The inn of the title – standing on the road to a Galician village and run by an old man named Tag – is a small Noah’s ark. When World War I breaks out, people fleeing from the flood of violence and destruction seek refuge there. Among them are Jews, a people who have felt death on their heels many times throughout their history. Gathered in a dark room, people with different worldviews argue, remember, dance, and sing. They radiate life despite the fact that the coming night might be their last. Jerzy Kawalerowicz’s famous film, an adaptation of the equally famous novel by Julian Stryjkowski, is an important chapter in the cinematic history of Polish Jews. Although devoid of sentimentality, this is a positive portrait of a particular community: its customs, sense of humor, and quandaries. It is a portrait and an epitaph. At this year’s New Horizons, it will be possible to watch a digitally remastered version of this film.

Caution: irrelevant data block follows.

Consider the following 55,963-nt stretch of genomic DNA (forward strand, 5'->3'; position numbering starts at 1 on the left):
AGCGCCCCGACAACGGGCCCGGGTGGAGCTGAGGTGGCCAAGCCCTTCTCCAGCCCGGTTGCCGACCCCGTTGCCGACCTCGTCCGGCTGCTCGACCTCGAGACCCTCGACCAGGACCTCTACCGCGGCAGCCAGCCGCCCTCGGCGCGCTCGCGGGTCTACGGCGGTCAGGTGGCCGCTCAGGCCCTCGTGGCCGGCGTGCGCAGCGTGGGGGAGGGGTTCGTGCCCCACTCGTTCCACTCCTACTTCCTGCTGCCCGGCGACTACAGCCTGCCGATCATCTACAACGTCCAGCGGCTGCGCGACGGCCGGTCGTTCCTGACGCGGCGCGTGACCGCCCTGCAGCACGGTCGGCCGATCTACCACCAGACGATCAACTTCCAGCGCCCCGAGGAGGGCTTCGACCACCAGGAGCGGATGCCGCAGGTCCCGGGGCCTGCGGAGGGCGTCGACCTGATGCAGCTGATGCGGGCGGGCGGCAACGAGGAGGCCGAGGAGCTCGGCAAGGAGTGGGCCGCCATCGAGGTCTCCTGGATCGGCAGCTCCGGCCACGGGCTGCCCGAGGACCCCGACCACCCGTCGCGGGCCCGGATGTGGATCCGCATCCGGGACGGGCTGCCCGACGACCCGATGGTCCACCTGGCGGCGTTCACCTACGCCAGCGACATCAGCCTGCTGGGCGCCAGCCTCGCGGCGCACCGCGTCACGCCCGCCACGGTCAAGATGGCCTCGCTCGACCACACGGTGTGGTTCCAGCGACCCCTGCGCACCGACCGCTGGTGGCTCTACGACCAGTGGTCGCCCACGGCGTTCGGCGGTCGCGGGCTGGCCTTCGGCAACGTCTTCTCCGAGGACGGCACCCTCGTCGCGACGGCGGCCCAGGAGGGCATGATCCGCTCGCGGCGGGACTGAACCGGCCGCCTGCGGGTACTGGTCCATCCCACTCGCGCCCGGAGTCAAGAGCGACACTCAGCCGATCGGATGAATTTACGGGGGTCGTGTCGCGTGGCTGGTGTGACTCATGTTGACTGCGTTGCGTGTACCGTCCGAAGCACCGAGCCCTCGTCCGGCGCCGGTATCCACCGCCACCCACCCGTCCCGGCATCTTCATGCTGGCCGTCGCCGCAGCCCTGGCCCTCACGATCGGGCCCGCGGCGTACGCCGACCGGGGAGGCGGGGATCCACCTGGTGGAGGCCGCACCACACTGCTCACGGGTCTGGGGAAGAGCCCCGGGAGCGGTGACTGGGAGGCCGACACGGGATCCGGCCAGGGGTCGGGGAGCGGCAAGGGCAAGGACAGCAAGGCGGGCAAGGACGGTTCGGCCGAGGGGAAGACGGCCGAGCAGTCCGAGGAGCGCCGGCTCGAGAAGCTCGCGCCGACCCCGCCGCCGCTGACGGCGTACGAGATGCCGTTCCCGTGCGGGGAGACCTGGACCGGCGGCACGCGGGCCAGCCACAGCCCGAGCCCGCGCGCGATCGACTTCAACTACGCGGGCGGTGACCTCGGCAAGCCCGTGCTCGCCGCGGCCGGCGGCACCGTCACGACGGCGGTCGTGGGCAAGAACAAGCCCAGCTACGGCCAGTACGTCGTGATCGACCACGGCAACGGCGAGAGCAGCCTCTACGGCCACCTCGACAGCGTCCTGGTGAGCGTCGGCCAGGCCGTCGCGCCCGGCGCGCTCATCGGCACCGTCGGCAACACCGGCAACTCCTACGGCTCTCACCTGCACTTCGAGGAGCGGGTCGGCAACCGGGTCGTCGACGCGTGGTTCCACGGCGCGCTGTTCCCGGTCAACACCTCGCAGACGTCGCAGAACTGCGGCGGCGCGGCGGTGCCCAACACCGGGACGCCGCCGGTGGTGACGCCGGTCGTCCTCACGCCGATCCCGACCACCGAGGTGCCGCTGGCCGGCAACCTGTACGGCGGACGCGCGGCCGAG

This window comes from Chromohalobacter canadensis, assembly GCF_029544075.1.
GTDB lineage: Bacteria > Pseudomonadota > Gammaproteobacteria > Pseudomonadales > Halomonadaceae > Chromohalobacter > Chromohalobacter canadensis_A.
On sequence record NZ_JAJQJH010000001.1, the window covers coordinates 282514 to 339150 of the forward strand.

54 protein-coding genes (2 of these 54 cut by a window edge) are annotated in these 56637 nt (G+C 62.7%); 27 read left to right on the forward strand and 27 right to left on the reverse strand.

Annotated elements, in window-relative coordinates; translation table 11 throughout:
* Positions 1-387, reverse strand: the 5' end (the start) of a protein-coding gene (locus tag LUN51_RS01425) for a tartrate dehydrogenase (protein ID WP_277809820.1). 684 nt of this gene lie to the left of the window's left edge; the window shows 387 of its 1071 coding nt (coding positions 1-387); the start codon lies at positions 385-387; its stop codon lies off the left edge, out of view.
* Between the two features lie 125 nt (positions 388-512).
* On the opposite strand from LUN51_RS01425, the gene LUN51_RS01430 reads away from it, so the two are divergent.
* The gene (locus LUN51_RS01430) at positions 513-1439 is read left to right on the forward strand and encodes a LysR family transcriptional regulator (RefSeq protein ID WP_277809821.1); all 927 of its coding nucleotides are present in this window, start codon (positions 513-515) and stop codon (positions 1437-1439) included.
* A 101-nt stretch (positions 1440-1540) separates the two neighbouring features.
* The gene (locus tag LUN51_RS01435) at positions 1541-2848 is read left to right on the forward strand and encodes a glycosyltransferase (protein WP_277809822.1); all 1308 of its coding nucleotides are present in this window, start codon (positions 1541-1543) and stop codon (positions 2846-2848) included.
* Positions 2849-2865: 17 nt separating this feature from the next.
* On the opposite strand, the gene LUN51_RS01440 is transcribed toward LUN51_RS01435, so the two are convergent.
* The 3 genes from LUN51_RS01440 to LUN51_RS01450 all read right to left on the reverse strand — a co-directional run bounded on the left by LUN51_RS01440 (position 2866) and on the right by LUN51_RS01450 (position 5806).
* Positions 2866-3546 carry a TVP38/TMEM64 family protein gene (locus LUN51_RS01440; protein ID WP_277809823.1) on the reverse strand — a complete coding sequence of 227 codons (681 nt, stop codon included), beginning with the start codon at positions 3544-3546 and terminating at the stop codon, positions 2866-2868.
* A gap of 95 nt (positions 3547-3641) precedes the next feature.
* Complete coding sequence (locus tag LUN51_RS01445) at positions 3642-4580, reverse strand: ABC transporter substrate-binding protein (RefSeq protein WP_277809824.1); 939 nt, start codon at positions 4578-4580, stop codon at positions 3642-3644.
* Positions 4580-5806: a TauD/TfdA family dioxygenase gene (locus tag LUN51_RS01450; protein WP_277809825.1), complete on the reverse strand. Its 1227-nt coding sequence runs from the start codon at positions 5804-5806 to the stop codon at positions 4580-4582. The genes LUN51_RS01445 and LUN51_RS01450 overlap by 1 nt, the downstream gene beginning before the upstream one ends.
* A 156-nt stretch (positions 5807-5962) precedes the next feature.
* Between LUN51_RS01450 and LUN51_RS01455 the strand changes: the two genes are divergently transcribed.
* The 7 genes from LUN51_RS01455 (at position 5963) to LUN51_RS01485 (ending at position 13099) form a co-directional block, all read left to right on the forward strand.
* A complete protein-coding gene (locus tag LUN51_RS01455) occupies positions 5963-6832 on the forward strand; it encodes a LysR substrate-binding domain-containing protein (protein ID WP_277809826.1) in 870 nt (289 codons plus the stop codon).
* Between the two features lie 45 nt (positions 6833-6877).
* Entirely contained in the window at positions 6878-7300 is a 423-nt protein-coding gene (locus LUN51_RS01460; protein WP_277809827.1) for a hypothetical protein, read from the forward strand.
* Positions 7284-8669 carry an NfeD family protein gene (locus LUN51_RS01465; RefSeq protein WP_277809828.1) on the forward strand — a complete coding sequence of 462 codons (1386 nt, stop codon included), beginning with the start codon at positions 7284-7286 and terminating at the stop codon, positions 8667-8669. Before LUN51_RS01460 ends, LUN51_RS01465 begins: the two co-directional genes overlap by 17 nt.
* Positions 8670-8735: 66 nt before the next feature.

Polish Film Festival 1984 – Golden Lion
Jerzy Kawalerowicz (1922-2007) was a Polish director of Armenian origin. He studied at the Academy of Fine Arts in Krakow, and he also completed a preparatory course at the Polish Film Institute. His Pharaoh, Mother Joan of the Angels, Night Train, and The Inn are classics of Polish cinema. He served as the artistic director at Kadr, and he was also the founder and first chairman of the Polish Filmmakers Association. He was also a member of parliament for a time.
1959 Pociąg / Night Train
1961 Matka Joanna od Aniołów / Mother Joan of the Angels
1965 Faraon / Pharaoh
2001 Quo Vadis